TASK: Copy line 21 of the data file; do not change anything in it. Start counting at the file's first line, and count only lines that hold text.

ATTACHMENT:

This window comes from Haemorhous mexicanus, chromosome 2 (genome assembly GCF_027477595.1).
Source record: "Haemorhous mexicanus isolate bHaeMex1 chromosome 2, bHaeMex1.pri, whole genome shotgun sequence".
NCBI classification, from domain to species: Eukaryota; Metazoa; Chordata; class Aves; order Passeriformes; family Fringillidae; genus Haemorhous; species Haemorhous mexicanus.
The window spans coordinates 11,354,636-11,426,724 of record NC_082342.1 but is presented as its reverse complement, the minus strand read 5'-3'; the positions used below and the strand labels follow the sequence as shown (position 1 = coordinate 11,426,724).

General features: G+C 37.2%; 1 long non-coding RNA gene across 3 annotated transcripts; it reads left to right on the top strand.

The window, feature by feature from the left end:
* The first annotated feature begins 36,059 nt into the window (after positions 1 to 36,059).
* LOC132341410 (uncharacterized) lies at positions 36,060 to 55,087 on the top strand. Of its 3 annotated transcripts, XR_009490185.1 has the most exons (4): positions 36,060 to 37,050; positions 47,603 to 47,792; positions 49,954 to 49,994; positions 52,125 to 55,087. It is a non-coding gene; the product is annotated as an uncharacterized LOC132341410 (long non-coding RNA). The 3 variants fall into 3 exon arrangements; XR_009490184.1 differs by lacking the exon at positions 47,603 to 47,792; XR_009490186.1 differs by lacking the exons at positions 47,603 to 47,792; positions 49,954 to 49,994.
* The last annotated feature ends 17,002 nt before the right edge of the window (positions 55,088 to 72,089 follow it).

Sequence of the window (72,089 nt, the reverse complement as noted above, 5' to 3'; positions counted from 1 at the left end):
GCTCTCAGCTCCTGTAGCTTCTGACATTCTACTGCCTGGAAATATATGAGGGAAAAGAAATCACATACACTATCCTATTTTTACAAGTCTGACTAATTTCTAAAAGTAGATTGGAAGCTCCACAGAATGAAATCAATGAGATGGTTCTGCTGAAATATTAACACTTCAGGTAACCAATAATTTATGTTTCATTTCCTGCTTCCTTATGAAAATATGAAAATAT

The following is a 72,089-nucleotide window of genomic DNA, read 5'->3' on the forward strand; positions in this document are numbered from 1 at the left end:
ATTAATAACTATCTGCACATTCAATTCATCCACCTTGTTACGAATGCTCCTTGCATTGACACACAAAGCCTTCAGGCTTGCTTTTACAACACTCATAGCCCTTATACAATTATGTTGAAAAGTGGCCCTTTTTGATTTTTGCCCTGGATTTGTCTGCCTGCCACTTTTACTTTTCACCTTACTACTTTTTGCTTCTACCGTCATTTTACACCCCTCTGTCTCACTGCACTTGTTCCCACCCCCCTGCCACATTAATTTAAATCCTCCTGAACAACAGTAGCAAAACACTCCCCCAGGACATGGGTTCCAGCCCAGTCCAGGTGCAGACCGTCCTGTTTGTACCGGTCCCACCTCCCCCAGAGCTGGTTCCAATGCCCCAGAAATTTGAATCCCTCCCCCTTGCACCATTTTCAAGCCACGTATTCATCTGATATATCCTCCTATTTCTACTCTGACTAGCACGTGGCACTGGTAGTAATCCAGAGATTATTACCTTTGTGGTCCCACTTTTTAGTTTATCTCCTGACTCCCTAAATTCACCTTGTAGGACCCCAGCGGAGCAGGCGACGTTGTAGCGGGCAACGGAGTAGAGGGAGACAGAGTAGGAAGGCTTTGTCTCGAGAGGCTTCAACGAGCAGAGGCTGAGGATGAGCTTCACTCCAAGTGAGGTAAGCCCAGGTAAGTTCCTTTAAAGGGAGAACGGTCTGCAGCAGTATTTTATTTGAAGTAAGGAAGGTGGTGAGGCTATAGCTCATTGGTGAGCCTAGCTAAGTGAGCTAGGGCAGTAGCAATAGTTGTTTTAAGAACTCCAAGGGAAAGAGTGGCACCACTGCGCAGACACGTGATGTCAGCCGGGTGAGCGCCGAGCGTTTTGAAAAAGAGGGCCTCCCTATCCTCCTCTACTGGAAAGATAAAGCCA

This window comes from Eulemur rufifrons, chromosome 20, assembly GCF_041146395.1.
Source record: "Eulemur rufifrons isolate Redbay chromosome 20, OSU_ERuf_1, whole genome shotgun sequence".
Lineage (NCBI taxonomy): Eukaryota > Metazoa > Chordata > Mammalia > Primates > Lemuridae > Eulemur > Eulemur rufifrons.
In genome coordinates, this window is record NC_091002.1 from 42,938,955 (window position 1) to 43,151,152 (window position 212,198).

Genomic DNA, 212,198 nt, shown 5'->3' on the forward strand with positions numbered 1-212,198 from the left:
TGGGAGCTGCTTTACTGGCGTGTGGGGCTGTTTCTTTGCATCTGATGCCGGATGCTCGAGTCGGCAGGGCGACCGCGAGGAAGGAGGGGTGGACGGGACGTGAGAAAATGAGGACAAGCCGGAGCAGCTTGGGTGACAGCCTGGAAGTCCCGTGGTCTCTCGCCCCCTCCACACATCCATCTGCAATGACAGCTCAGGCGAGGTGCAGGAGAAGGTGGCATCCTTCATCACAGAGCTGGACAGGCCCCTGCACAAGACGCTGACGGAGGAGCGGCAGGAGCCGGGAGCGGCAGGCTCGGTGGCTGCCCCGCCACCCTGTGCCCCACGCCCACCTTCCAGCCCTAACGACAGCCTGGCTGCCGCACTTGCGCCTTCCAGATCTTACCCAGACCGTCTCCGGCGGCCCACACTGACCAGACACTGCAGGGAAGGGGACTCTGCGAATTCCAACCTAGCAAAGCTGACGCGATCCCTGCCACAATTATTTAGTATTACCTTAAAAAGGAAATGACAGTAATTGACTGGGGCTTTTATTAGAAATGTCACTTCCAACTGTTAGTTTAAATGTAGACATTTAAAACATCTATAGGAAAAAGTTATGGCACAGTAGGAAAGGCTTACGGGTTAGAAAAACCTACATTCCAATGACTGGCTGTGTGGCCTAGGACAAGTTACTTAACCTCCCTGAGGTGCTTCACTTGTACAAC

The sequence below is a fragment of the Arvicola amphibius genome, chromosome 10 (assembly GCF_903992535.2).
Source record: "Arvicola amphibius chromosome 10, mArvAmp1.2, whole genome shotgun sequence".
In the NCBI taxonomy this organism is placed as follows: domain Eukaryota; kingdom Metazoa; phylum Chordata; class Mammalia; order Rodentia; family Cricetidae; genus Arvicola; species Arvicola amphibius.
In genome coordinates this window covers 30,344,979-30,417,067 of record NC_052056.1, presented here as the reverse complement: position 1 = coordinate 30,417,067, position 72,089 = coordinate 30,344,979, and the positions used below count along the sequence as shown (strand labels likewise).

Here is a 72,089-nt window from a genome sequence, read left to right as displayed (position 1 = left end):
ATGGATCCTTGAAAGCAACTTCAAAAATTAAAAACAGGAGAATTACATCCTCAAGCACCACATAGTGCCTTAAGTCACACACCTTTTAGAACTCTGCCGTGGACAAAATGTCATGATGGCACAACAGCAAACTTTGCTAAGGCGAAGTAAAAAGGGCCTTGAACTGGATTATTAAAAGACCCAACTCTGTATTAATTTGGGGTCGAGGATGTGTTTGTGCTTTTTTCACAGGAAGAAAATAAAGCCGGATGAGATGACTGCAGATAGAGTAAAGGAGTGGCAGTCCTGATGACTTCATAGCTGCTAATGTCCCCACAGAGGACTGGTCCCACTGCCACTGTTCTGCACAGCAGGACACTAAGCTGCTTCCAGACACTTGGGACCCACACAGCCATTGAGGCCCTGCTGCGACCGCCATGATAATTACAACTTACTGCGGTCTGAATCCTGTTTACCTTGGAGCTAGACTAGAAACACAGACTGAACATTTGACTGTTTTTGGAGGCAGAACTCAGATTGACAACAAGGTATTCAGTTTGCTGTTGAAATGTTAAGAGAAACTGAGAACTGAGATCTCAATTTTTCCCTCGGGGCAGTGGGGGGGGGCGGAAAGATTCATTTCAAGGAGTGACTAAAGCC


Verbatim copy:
Source record: "Arvicola amphibius chromosome 10, mArvAmp1.2, whole genome shotgun sequence".